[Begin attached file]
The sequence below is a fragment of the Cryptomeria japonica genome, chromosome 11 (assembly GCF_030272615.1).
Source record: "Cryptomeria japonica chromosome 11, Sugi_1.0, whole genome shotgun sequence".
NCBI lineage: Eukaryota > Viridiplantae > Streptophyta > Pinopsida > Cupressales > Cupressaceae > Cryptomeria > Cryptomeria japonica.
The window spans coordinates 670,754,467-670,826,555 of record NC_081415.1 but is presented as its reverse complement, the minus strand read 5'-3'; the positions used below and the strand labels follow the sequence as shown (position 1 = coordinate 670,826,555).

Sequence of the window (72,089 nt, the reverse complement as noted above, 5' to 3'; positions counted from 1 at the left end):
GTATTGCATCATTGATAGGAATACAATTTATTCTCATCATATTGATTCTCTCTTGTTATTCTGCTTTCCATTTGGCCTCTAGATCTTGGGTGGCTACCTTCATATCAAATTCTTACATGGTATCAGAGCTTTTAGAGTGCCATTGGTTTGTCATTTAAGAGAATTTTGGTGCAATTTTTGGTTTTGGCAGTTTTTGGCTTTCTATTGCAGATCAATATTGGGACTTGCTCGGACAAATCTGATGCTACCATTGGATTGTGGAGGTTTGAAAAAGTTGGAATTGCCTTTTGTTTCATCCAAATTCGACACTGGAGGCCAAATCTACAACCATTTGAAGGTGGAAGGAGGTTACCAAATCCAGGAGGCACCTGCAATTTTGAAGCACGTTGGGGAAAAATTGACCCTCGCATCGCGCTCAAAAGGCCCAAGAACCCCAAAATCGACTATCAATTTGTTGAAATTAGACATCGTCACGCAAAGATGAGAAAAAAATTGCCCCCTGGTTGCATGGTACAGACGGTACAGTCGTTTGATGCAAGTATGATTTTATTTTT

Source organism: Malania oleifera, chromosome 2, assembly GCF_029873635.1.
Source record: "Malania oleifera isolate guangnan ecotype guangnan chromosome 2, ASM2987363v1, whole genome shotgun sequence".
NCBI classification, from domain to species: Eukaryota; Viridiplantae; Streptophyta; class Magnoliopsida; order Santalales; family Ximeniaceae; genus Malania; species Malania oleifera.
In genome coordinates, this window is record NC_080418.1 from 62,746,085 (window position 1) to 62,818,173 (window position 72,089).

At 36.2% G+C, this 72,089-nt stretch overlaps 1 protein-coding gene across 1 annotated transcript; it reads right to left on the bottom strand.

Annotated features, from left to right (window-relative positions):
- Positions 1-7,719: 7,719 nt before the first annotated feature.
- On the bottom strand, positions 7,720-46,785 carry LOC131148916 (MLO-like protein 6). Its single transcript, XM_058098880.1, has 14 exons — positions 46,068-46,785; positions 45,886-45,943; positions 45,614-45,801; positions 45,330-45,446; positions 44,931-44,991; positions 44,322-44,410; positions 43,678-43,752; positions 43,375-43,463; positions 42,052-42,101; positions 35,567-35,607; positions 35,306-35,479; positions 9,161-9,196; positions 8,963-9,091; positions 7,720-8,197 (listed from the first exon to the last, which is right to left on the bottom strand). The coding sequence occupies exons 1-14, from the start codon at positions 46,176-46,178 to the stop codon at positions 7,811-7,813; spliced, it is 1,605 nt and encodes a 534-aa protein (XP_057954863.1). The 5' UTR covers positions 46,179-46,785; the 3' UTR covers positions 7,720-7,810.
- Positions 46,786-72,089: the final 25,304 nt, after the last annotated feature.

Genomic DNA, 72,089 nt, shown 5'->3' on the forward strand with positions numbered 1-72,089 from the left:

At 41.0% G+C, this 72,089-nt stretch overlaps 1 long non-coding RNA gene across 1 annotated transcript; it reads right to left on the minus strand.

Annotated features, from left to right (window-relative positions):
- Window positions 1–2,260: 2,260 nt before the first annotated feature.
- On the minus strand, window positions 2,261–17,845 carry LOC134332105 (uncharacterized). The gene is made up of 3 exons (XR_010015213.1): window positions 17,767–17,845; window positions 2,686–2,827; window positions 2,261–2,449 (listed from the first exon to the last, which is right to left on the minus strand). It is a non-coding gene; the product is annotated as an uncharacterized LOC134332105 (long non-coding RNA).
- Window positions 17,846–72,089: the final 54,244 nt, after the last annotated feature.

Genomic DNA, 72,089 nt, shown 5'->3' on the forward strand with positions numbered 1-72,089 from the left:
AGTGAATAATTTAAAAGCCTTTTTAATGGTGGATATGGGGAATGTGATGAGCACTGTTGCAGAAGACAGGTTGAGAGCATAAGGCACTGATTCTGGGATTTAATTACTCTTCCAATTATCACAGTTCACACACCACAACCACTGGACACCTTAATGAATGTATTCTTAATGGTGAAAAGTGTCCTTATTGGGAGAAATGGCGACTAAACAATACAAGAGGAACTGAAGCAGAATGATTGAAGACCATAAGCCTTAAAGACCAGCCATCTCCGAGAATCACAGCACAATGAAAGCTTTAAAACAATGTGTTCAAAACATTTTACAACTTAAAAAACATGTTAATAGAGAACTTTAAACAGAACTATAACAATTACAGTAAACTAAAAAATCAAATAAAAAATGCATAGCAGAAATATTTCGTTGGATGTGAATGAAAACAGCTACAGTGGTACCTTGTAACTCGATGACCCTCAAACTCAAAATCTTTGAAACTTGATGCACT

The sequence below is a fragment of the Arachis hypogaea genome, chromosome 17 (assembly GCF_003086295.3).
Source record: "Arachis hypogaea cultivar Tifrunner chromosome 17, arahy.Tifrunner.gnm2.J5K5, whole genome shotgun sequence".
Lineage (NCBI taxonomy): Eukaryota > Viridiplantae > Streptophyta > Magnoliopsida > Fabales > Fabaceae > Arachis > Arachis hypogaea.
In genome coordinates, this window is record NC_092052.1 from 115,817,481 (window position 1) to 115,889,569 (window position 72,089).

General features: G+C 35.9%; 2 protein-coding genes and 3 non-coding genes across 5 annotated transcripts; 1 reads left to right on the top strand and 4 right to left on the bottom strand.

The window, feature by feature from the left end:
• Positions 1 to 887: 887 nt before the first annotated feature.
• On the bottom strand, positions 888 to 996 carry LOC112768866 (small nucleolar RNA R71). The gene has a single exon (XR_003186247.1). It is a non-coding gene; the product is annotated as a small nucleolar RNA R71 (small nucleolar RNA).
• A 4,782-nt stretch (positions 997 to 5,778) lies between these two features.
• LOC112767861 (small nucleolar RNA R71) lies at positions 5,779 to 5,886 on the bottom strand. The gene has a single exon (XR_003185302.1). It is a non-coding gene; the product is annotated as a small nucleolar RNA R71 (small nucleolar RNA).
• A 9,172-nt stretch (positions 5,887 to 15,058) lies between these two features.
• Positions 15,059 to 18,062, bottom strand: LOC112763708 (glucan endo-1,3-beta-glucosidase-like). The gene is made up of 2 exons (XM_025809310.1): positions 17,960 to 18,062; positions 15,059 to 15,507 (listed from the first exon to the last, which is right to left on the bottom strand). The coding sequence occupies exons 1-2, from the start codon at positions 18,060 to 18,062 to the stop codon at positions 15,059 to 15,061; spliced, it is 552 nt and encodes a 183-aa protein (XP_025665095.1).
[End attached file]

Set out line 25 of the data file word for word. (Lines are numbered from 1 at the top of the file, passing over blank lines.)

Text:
Source record: "Arachis hypogaea cultivar Tifrunner chromosome 17, arahy.Tifrunner.gnm2.J5K5, whole genome shotgun sequence".